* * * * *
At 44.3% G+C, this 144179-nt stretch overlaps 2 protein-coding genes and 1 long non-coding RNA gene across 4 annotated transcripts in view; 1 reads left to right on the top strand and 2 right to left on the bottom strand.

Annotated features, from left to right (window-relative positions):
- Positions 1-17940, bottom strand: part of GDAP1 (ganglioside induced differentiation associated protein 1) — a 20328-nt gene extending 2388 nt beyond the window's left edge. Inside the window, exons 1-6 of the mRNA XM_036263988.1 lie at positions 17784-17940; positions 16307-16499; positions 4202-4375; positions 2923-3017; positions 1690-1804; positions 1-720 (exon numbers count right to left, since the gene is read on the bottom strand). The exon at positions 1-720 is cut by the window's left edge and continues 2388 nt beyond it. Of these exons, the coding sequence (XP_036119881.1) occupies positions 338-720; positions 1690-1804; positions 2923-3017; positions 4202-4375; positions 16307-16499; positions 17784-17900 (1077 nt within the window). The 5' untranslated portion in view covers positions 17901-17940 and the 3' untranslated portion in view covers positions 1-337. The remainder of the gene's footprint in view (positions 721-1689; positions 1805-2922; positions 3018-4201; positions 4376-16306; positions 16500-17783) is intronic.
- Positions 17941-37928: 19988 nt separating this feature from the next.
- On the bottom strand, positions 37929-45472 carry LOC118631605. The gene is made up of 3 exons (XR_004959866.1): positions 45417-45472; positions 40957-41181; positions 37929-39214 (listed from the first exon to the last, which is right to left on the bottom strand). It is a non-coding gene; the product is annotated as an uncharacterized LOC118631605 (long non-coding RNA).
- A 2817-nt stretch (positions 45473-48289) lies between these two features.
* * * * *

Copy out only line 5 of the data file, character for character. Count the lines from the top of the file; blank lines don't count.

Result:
- On the bottom strand, positions 37929-45472 carry LOC118631605. The gene is made up of 3 exons (XR_004959866.1): positions 45417-45472; positions 40957-41181; positions 37929-39214 (listed from the first exon to the last, which is right to left on the bottom strand). It is a non-coding gene; the product is annotated as an uncharacterized LOC118631605 (long non-coding RNA).